U.S. wheat to face competition in Japan

by Eric Schroeder
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WASHINGTON, D.C., U.S. — Several factors could lead to increased market competition for U.S. wheat product exports to Japan, according to a Dec. 28, 2018, Global Agricultural Information Network (GAIN) report from the Foreign Agricultural Service of the U.S. Department of Agriculture (USDA).

Two of the major factors that could impact trade are a free trade agreement between Japan and the European Union and the pending Comprehensive and Progressive Trans-Pacific Partnership (CPTPP).

“The two agreements are likely to contain similar tariff concessions for a wide range of wheat products, including food wheat, pasta and flour,” the USDA said. “The Japan-E.U. agreement could enter into force as early as 2019 while Japan continues to advocate for a CPTPP without the United States. Meanwhile, the government of Japan is strengthening opportunities for domestically produced wheat and wheat products through countermeasures.”

Japan produces only about 10% of the food wheat that it consumes, and imports the remaining 90%, the USDA said. The imports primarily come from the United States, Canada and Australia, the agency noted. According to the USDA, Japan imported $1.4 billion of wheat from the United States in 2016.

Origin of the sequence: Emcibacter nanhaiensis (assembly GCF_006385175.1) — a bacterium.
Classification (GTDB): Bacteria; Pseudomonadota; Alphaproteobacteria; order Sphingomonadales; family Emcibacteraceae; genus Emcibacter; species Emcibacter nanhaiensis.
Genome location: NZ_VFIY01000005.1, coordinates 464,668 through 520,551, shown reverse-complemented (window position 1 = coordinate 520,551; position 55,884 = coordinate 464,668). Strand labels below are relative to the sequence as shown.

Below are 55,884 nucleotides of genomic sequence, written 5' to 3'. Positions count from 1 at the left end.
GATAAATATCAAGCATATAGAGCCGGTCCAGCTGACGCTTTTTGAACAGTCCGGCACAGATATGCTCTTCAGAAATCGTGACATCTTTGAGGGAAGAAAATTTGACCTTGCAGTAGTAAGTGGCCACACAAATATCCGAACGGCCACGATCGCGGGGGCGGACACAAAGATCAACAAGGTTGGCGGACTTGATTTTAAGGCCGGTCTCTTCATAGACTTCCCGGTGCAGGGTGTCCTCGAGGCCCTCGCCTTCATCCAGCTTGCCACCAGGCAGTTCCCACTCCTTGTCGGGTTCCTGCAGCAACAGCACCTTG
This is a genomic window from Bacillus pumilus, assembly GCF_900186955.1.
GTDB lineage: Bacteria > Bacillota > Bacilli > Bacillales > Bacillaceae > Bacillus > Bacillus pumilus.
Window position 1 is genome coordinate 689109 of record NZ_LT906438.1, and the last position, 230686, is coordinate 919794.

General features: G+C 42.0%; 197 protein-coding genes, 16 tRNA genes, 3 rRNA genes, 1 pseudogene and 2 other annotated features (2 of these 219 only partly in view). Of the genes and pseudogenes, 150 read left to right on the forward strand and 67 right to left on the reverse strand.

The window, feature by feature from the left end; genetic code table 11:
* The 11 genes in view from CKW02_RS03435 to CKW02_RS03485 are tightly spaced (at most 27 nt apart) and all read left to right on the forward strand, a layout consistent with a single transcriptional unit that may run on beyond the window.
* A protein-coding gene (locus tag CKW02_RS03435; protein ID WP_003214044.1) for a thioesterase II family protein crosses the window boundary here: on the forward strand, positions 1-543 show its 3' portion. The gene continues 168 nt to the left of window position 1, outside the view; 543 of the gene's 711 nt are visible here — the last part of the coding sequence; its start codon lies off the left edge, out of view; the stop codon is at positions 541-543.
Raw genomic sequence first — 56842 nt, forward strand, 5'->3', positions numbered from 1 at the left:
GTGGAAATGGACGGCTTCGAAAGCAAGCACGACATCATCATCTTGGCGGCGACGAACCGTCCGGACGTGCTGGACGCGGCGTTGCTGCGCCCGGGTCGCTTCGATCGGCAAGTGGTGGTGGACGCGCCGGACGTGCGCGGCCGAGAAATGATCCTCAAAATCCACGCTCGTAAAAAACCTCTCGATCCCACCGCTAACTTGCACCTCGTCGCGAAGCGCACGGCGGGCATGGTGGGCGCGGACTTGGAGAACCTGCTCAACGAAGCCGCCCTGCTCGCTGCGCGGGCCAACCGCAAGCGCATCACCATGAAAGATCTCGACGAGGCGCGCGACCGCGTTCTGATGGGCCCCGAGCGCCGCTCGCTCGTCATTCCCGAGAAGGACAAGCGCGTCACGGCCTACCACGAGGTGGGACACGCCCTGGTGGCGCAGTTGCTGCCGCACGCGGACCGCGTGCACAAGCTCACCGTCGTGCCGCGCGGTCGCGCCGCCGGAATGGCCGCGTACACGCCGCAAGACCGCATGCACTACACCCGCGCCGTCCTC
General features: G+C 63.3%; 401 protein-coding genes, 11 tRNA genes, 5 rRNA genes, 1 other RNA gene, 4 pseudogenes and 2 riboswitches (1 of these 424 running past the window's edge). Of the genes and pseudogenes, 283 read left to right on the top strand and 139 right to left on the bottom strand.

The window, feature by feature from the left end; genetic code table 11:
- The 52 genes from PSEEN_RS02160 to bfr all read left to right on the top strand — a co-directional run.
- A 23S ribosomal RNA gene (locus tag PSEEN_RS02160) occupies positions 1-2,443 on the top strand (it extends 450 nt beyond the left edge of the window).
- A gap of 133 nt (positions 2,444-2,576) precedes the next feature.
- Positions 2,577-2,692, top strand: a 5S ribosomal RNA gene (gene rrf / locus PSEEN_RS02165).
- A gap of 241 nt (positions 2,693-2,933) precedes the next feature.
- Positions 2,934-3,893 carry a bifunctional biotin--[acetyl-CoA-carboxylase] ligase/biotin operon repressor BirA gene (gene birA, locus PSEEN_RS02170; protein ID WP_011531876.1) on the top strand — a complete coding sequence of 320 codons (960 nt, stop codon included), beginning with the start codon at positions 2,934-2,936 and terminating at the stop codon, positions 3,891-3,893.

The USDA noted that Japan uses its imports to produce approximately 4.7 million tonnes of wheat flour, 40% of which is used for making bread, 34% for noodles, 11% for confectionery products, and 3% for retail sales.

“Wheat flour production has been stable at around 4.7 million tonnes per year while production of bread and noodles has been increasing in recent years as a result of increasing consumption,” the USDA said. “Production of biscuits, cookies and crackers had been stable at around 240,000 tonnes, but increased to 260,000 tonnes in 2015 and 2016 due to decreased imports as a result of a weaker Japanese Yen.”

Meanwhile, wheat flour accounts for most of Japan’s exports. But according to the USDA, exports have been on the decline as milling technologies have improved in neighboring countries and more flour mills have been built in exporting countries.

“Nevertheless, when Japan imports wheat, processes it, and exports wheat flour, macaroni and spaghetti, biscuits and other items, the wheat imported for the manufacture of these products enters Japan duty free (to facilitate its eventual exports),” the USDA said. “This policy is expected to remain in effect after the effectuation of the Japan-E.U. EPA and the CPTPP agreement.”

As part of its Economic Effects Analysis filed on Dec. 21, 2017, regarding the Japan-E.U. EPA and CPTPP agreement, Japan indicated it is not forecasting a decrease in domestic wheat production. However, the nation does expect that tariff reductions for wheat products may impact domestic wheat millers and processors who use domestic wheat, the USDA noted in its report.
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